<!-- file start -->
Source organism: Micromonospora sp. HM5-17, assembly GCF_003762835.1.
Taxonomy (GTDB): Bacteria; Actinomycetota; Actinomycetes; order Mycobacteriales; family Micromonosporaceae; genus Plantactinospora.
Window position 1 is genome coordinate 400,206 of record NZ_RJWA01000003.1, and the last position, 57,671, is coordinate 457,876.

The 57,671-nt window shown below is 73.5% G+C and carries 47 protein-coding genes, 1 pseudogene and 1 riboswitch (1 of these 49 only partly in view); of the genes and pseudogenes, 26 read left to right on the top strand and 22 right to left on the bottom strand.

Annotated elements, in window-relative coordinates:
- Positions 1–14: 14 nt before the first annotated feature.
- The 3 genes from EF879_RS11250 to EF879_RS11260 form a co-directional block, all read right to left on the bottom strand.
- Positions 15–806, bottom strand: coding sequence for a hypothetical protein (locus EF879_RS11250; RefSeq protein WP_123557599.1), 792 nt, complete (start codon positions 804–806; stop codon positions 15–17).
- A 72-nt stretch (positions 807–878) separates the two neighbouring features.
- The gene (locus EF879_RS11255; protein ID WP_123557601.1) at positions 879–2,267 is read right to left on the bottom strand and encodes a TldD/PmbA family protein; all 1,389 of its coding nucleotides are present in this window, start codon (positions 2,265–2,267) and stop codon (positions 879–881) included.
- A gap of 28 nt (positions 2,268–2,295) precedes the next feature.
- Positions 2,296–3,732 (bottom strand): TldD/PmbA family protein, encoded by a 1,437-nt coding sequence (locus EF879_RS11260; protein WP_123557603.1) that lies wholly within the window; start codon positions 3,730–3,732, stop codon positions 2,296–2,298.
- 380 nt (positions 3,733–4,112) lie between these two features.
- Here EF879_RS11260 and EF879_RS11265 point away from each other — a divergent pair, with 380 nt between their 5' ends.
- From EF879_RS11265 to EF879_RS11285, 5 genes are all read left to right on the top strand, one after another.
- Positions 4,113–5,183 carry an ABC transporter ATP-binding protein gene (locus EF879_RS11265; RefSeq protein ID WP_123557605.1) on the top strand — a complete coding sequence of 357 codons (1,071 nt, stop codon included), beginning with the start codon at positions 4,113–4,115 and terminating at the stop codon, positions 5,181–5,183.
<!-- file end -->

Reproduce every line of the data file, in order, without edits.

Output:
Source organism: Micromonospora sp. HM5-17, assembly GCF_003762835.1.
Taxonomy (GTDB): Bacteria; Actinomycetota; Actinomycetes; order Mycobacteriales; family Micromonosporaceae; genus Plantactinospora.
Window position 1 is genome coordinate 400,206 of record NZ_RJWA01000003.1, and the last position, 57,671, is coordinate 457,876.

The 57,671-nt window shown below is 73.5% G+C and carries 47 protein-coding genes, 1 pseudogene and 1 riboswitch (1 of these 49 only partly in view); of the genes and pseudogenes, 26 read left to right on the top strand and 22 right to left on the bottom strand.

Annotated elements, in window-relative coordinates:
- Positions 1–14: 14 nt before the first annotated feature.
- The 3 genes from EF879_RS11250 to EF879_RS11260 form a co-directional block, all read right to left on the bottom strand.
- Positions 15–806, bottom strand: coding sequence for a hypothetical protein (locus EF879_RS11250; RefSeq protein WP_123557599.1), 792 nt, complete (start codon positions 804–806; stop codon positions 15–17).
- A 72-nt stretch (positions 807–878) separates the two neighbouring features.
- The gene (locus EF879_RS11255; protein ID WP_123557601.1) at positions 879–2,267 is read right to left on the bottom strand and encodes a TldD/PmbA family protein; all 1,389 of its coding nucleotides are present in this window, start codon (positions 2,265–2,267) and stop codon (positions 879–881) included.
- A gap of 28 nt (positions 2,268–2,295) precedes the next feature.
- Positions 2,296–3,732 (bottom strand): TldD/PmbA family protein, encoded by a 1,437-nt coding sequence (locus EF879_RS11260; protein WP_123557603.1) that lies wholly within the window; start codon positions 3,730–3,732, stop codon positions 2,296–2,298.
- 380 nt (positions 3,733–4,112) lie between these two features.
- Here EF879_RS11260 and EF879_RS11265 point away from each other — a divergent pair, with 380 nt between their 5' ends.
- From EF879_RS11265 to EF879_RS11285, 5 genes are all read left to right on the top strand, one after another.
- Positions 4,113–5,183 carry an ABC transporter ATP-binding protein gene (locus EF879_RS11265; RefSeq protein ID WP_123557605.1) on the top strand — a complete coding sequence of 357 codons (1,071 nt, stop codon included), beginning with the start codon at positions 4,113–4,115 and terminating at the stop codon, positions 5,181–5,183.